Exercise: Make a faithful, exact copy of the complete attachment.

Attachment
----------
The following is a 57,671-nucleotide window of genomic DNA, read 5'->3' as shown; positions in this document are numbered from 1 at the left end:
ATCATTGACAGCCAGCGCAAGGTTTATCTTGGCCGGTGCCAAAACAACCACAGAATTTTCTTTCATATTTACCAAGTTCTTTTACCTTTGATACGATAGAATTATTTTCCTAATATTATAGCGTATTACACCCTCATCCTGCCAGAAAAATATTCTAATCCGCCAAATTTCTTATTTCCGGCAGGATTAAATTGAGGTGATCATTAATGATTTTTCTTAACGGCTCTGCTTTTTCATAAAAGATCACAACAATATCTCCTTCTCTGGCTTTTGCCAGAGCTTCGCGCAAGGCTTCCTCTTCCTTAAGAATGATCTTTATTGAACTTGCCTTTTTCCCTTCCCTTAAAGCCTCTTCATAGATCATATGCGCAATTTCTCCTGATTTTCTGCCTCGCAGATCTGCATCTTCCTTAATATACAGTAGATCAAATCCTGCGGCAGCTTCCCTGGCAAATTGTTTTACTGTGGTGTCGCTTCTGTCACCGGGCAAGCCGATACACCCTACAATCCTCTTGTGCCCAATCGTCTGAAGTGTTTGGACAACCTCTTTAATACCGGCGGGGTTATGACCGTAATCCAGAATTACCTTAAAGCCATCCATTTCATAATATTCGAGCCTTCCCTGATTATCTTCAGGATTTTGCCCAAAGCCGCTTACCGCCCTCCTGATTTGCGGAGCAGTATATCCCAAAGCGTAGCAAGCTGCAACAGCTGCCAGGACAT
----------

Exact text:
The following is a 57,671-nucleotide window of genomic DNA, read 5'->3' as shown; positions in this document are numbered from 1 at the left end:
ATCATTGACAGCCAGCGCAAGGTTTATCTTGGCCGGTGCCAAAACAACCACAGAATTTTCTTTCATATTTACCAAGTTCTTTTACCTTTGATACGATAGAATTATTTTCCTAATATTATAGCGTATTACACCCTCATCCTGCCAGAAAAATATTCTAATCCGCCAAATTTCTTATTTCCGGCAGGATTAAATTGAGGTGATCATTAATGATTTTTCTTAACGGCTCTGCTTTTTCATAAAAGATCACAACAATATCTCCTTCTCTGGCTTTTGCCAGAGCTTCGCGCAAGGCTTCCTCTTCCTTAAGAATGATCTTTATTGAACTTGCCTTTTTCCCTTCCCTTAAAGCCTCTTCATAGATCATATGCGCAATTTCTCCTGATTTTCTGCCTCGCAGATCTGCATCTTCCTTAATATACAGTAGATCAAATCCTGCGGCAGCTTCCCTGGCAAATTGTTTTACTGTGGTGTCGCTTCTGTCACCGGGCAAGCCGATACACCCTACAATCCTCTTGTGCCCAATCGTCTGAAGTGTTTGGACAACCTCTTTAATACCGGCGGGGTTATGACCGTAATCCAGAATTACCTTAAAGCCATCCATTTCATAATATTCGAGCCTTCCCTGATTATCTTCAGGATTTTGCCCAAAGCCGCTTACCGCCCTCCTGATTTGCGGAGCAGTATATCCCAAAGCGTAGCAAGCTGCAACAGCTGCCAGGACAT